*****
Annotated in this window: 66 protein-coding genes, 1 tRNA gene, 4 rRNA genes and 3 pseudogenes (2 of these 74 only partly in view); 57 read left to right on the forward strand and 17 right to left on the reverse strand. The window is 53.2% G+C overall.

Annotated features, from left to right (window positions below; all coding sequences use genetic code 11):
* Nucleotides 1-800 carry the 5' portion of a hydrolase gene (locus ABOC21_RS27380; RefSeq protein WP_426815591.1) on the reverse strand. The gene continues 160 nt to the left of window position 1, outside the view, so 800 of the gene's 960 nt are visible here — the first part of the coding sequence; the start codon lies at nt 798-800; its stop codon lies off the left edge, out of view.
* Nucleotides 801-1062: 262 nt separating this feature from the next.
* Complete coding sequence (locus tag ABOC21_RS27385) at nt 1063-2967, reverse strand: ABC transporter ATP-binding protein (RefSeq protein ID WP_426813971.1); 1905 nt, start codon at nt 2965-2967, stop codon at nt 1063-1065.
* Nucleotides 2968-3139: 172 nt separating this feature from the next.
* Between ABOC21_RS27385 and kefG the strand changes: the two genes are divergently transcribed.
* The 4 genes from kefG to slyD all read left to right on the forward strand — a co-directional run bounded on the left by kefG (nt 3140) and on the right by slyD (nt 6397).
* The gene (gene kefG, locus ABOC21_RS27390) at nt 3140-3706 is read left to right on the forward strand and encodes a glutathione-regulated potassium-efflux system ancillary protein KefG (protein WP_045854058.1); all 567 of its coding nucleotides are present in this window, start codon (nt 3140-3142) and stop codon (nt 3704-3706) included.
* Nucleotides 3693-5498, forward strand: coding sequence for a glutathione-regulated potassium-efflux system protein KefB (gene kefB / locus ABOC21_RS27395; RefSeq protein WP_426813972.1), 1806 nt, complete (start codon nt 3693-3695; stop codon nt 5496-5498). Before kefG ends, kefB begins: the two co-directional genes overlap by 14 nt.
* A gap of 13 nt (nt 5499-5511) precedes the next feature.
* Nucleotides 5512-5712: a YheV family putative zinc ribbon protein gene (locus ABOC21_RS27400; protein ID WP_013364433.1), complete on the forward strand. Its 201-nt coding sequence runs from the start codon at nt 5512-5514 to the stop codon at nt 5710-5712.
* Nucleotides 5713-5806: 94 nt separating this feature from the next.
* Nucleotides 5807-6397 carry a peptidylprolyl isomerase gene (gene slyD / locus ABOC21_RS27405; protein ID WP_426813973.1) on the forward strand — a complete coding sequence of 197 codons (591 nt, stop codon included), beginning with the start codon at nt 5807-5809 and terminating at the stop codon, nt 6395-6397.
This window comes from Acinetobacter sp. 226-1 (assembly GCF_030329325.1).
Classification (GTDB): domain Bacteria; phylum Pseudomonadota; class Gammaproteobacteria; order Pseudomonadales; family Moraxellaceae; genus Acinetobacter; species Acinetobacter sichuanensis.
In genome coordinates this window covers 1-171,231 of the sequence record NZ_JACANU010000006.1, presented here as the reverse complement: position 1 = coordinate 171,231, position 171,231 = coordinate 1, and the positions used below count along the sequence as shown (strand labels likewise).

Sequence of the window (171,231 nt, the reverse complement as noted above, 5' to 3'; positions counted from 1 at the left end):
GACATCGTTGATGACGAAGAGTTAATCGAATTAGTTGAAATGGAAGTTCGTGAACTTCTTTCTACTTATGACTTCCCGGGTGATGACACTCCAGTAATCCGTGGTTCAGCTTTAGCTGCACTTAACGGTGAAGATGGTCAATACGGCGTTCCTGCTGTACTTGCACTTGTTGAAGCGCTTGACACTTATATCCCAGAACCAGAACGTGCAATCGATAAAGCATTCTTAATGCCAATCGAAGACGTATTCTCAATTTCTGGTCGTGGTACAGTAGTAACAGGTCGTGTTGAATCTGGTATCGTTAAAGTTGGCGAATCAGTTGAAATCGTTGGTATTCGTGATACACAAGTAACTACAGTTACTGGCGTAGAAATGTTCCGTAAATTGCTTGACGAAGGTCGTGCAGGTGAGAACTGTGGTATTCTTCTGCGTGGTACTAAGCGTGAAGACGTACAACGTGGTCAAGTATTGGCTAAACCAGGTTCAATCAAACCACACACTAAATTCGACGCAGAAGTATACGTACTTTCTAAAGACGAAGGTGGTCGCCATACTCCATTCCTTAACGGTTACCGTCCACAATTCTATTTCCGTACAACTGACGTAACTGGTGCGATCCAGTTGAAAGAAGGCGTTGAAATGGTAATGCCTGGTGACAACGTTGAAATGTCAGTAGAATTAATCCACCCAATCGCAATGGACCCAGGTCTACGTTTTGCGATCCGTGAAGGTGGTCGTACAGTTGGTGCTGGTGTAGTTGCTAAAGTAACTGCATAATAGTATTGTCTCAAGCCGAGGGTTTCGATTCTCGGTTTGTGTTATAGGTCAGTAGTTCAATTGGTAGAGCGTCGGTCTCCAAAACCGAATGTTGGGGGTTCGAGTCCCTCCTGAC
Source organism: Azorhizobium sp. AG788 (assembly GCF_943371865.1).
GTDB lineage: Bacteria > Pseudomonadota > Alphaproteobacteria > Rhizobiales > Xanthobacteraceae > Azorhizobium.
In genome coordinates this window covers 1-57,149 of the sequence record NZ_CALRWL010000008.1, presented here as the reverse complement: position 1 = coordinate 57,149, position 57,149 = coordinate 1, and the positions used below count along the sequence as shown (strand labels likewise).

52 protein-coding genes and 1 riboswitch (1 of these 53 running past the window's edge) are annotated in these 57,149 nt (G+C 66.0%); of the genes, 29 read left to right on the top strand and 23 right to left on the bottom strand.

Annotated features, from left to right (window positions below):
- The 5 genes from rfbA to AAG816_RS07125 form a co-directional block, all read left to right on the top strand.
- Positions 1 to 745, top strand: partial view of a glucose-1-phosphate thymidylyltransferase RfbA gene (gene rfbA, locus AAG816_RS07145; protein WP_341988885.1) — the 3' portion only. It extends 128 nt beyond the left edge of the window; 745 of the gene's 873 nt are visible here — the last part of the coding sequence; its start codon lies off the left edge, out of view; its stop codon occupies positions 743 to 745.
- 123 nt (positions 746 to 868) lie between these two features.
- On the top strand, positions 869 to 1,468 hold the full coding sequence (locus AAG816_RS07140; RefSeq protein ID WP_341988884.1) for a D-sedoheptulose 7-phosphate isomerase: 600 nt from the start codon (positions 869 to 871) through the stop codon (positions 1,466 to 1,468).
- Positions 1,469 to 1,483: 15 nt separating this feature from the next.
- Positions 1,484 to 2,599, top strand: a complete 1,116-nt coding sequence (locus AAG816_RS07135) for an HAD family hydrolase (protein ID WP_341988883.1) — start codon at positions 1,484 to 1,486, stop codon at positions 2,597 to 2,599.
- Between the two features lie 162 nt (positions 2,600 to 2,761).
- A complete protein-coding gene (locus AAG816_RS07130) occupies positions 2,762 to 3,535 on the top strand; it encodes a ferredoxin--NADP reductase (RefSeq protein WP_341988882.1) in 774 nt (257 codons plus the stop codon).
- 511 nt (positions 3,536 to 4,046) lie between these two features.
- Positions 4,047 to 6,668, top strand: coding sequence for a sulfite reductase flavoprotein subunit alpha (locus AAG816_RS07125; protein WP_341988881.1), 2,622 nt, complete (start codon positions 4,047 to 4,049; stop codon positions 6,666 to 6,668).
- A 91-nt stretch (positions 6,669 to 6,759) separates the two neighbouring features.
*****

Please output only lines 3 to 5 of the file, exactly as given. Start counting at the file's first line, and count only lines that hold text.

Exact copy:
* Nucleotides 1-800 carry the 5' portion of a hydrolase gene (locus ABOC21_RS27380; RefSeq protein WP_426815591.1) on the reverse strand. The gene continues 160 nt to the left of window position 1, outside the view, so 800 of the gene's 960 nt are visible here — the first part of the coding sequence; the start codon lies at nt 798-800; its stop codon lies off the left edge, out of view.
* Nucleotides 801-1062: 262 nt separating this feature from the next.
* Complete coding sequence (locus tag ABOC21_RS27385) at nt 1063-2967, reverse strand: ABC transporter ATP-binding protein (RefSeq protein ID WP_426813971.1); 1905 nt, start codon at nt 2965-2967, stop codon at nt 1063-1065.